Last month, Dr. Reinhorn participated in the annual meeting of the Society of American Gastrointestinal and Endoscopic Surgeons (SAGES) held in Montreal, Canada. SAGES is committed to improving patient care through innovation, education, and collaboration.
Dr. Reinhorn and Dr. Fullington are hernia surgery specialists, focusing on inguinal, umbilical, and epigastric hernias to provide exceptional care for their patients. During the SAGES meeting, Dr. Reinhorn addressed an audience of over 500 individuals about inguinal hernias. Dr. Reinhorn’s presentation prompted thought-provoking questions about how surgeons could acquire training in this “new technique.” There is a discussion about whether video or coaching could be utilized to teach more surgeons how to perform inguinal hernia surgery. Dr. Reinhorn showed a video of a no mesh or Shouldice hernia repair and talked about when he performs that repair vs the less invasive Open Preperitoneal Repair (OPP). The format resembled “Mystery Science Theatre 3000” and added a unique and enjoyable touch to the event.
Additionally, Dr. Reinhorn was invited to author more book chapters about OPP/TREPP, which is a solid option compared to traditional hernia surgery. Patients who received OPP hernia surgery experienced reduced postoperative pain, lower opioid use, and an improved quality of life as reported by patients. This surgical approach can help improve postoperative recovery for most inguinal hernia patients while almost eliminating chronic pain. At Boston Hernia, we strongly believe that it is crucial for surgeons to shift their focus towards eradicating chronic pain instead of simply accepting it as the norm. By providing education and training to our fellow surgeons, we can have a significant positive impact on our patients’ lives.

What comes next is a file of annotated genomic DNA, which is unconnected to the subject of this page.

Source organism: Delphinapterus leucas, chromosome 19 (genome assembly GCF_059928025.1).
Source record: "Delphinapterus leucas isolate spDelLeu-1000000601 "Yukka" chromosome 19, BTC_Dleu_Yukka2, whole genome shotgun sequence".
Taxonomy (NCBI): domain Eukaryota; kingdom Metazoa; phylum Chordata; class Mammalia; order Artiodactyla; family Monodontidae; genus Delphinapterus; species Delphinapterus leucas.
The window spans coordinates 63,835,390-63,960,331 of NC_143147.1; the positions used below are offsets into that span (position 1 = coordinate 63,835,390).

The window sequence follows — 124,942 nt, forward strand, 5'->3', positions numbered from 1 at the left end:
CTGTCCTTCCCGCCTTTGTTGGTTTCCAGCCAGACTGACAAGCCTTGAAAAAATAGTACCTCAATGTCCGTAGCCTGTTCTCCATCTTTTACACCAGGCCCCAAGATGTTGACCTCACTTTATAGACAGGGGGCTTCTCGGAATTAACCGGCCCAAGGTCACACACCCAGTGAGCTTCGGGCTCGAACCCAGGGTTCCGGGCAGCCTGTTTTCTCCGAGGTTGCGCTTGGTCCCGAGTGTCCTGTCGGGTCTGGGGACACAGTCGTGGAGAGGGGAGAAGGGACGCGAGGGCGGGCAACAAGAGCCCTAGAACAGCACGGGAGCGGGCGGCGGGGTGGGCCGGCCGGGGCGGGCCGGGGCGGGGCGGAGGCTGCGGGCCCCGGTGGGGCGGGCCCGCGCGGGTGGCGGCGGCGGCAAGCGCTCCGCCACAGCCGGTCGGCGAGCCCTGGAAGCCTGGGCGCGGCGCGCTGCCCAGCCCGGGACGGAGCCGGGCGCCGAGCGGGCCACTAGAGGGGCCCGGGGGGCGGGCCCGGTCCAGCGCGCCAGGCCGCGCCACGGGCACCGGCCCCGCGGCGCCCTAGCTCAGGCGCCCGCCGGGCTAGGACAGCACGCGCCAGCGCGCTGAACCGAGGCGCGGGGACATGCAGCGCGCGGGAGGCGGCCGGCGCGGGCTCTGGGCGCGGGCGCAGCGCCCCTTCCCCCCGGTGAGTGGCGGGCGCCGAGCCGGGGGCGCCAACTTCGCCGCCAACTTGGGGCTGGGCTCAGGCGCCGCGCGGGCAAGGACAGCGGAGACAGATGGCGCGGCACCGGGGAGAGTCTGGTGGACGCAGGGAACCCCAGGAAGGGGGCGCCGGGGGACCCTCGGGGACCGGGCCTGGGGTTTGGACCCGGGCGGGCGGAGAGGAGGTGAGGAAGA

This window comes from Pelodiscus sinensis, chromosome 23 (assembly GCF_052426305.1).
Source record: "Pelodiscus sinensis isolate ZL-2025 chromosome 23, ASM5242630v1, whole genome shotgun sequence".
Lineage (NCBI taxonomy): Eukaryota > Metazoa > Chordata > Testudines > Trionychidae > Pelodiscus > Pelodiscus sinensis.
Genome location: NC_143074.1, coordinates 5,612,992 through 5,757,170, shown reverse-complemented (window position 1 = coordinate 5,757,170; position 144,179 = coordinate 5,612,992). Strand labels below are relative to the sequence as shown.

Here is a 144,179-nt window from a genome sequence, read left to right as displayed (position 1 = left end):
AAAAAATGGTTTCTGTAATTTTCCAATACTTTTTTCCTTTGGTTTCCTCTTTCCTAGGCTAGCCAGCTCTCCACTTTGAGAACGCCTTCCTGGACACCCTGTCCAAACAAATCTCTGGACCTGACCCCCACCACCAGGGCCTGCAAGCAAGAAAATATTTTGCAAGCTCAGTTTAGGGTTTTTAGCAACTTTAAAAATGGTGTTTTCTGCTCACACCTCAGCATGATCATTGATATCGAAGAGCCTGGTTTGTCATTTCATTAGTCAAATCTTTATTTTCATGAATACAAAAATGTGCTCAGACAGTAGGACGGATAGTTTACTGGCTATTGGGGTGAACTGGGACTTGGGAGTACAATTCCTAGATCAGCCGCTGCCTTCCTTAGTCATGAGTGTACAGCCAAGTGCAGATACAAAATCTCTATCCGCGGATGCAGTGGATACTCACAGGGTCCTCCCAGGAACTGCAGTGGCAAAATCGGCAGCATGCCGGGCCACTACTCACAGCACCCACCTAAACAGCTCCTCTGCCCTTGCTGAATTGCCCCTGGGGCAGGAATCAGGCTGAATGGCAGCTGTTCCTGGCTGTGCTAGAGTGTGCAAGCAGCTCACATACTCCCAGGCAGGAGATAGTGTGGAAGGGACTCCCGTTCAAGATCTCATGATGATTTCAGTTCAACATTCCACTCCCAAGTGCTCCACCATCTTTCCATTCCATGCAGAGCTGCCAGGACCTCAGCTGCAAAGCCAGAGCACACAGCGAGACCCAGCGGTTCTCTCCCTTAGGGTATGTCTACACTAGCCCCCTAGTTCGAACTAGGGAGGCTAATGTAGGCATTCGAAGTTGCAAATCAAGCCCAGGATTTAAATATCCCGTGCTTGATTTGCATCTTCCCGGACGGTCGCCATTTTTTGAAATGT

At Boston Hernia, we specialize in the OPP/TREPP inguinal hernia repair, a posterior mesh repair that promotes fast recovery. This procedure is performed through a small incision in the groin and is typically done under local anesthesia with sedation when appropriate. This method has been found to be an excellent alternative to laparoscopic or robotic surgeries, particularly for patients with a BMI below 33.
Overall, the SAGES annual meeting proved to be an exceptional platform for Dr. Reinhorn to attend informative sessions on enhancing patient outcomes, network with other professionals in the industry, and explore novel methods of advancing patient care upon return to Boston.